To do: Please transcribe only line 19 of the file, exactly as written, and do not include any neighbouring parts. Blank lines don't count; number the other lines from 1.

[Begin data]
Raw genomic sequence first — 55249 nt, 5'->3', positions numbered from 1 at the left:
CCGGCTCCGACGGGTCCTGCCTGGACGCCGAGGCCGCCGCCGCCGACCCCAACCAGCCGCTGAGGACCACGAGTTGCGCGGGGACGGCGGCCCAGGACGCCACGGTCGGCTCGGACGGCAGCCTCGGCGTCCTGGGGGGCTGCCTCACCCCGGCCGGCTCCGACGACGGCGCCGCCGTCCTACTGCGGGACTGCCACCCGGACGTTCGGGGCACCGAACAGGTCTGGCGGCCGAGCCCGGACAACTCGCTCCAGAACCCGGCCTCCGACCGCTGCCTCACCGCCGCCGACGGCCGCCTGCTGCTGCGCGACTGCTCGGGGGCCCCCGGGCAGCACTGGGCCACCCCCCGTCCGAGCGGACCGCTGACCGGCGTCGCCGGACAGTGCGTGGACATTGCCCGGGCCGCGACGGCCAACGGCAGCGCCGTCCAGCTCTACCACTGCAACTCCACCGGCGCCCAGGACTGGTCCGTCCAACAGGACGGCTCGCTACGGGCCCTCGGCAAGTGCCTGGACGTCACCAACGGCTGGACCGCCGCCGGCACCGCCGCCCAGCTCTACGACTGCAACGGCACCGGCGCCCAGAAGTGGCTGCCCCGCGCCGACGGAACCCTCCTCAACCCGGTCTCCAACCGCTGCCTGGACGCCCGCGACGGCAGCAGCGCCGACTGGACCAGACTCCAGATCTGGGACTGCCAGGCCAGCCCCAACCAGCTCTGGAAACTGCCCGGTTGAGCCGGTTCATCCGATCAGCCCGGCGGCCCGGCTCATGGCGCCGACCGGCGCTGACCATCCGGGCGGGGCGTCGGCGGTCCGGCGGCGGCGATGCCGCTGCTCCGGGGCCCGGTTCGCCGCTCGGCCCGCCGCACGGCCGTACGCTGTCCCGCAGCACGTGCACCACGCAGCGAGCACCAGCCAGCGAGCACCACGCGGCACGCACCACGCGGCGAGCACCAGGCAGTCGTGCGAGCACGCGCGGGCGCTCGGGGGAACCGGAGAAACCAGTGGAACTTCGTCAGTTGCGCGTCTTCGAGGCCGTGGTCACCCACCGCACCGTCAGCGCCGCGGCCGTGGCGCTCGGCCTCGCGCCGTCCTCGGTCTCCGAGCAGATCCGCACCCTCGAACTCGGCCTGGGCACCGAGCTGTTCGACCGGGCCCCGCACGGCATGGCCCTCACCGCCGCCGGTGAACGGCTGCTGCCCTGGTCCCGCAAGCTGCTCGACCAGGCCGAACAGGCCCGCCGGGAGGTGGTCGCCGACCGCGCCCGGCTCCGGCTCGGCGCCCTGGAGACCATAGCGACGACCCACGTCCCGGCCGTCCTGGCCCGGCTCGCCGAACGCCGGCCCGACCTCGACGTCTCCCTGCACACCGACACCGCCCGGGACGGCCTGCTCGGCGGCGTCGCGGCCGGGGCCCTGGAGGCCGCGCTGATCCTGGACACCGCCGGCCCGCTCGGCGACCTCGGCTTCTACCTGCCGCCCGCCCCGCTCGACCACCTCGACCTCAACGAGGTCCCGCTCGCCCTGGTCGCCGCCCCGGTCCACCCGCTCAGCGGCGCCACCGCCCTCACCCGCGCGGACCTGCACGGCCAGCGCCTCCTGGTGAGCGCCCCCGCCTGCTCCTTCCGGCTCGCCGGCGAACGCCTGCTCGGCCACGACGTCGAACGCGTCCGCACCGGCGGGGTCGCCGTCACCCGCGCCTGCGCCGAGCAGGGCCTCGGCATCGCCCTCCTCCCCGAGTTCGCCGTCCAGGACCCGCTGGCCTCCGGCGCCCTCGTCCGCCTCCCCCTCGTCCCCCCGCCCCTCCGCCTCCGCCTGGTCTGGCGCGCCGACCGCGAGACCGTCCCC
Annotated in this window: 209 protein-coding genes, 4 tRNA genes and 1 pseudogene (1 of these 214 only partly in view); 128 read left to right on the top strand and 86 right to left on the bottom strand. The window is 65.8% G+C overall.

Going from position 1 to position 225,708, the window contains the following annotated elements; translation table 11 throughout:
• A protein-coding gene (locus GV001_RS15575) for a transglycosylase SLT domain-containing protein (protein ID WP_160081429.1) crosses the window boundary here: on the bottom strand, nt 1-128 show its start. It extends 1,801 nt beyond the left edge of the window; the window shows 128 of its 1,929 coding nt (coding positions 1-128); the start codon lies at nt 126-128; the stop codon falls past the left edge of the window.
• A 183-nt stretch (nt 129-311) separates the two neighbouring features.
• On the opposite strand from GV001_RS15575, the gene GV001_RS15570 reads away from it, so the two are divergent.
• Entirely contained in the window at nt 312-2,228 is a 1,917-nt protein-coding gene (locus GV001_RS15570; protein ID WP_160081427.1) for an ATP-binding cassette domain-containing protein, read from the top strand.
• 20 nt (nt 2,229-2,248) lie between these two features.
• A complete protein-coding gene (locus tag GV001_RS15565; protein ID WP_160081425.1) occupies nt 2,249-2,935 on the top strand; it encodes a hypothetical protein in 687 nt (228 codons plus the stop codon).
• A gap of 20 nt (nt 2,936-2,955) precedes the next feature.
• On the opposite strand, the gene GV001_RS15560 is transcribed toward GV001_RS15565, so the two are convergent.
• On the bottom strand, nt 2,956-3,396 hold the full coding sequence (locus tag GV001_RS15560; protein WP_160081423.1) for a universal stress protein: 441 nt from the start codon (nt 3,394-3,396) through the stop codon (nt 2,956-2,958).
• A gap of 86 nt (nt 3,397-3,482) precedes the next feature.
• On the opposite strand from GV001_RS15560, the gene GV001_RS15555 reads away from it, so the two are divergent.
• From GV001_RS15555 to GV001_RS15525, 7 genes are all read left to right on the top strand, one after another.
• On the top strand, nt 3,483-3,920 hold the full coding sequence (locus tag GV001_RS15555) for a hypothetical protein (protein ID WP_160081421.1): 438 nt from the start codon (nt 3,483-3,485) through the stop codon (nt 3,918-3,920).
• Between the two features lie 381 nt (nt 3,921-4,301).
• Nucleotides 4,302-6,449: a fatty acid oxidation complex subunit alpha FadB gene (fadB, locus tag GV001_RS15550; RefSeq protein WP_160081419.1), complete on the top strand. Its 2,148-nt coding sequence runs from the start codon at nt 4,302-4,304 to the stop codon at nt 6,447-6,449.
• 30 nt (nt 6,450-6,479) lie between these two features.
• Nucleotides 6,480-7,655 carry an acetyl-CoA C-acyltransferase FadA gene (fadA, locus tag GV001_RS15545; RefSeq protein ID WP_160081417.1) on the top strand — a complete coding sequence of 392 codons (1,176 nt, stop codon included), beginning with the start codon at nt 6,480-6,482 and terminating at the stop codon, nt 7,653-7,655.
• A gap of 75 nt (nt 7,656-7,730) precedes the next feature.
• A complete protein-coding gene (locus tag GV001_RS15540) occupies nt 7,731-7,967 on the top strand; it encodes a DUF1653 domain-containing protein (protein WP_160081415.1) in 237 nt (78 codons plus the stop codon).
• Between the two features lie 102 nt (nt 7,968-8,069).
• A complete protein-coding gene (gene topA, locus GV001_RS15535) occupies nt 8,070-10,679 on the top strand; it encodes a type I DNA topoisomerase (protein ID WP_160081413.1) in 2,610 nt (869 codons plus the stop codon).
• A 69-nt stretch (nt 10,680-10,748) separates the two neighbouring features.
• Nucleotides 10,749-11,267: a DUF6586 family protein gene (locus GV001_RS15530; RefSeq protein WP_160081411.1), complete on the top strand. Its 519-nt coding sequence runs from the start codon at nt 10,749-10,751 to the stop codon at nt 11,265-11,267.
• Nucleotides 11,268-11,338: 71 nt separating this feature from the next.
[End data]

• Nucleotides 4,302-6,449: a fatty acid oxidation complex subunit alpha FadB gene (fadB, locus tag GV001_RS15550; RefSeq protein WP_160081419.1), complete on the top strand. Its 2,148-nt coding sequence runs from the start codon at nt 4,302-4,304 to the stop codon at nt 6,447-6,449.